US President George Bush has announced a controversial new plan to stem the tide of sub-prime mortgage defaults in the US.
Under the plan, mortgage interest rates will be frozen for up to five years for some homeowners with sub-prime loans they cannot afford. The move is a response to fears that when millions of step-up clauses in sub-prime loans (which lift rates after an initial discount period ends) take affect, default levels could skyrocket.
The plan has received a mixed response, with some economists raising fears that it will simply delay the problem and reward lenders who were too lax in their lending policies – and borrowers who overestimated what they could afford.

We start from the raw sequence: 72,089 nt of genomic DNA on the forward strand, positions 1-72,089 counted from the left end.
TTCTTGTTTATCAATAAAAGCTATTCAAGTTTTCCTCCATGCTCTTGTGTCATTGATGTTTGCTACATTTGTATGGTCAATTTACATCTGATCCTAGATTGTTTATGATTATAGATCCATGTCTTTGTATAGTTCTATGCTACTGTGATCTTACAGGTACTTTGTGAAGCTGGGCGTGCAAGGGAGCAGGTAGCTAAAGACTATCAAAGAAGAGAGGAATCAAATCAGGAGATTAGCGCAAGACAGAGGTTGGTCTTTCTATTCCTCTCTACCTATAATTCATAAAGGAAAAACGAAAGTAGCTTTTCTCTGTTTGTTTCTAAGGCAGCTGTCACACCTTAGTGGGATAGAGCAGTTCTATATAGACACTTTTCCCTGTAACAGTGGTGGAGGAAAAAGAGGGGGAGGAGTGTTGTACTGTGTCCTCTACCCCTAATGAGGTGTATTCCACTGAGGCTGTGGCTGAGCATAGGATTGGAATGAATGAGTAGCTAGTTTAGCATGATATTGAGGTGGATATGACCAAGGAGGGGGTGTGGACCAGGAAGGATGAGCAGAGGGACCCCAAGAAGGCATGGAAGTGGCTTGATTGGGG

But the market welcomed the plan, with financial stocks driving a 1.3% rise in the US Dow Jones Industrial index to 13,620 overnight.
Good news on US jobs – with 189,000 new jobs in November defying market expectations of a fall – also buoyed market sentiment.
In Australia, an OECD report released overnight says increasing inflationary pressures in the economy will mean the Reserve Bank of Australia will have little choice but to further lift interest rates.
“The tightening of monetary policy should be stepped up further in order to bring growth back to a sustainable pace and contain inflationary pressures,” the OECD says.
The OECD predicts the economy will grow at 4.25% this year before slowing down to only a slightly more modest 3.5% in 2008.
On the markets today, at 12.45pm the S&P/ASX200 is up 0.5% on yesterday’s close to 6635.7 and the Australian dollar is trading at US87.80c, up on yesterday’s US87.26c close.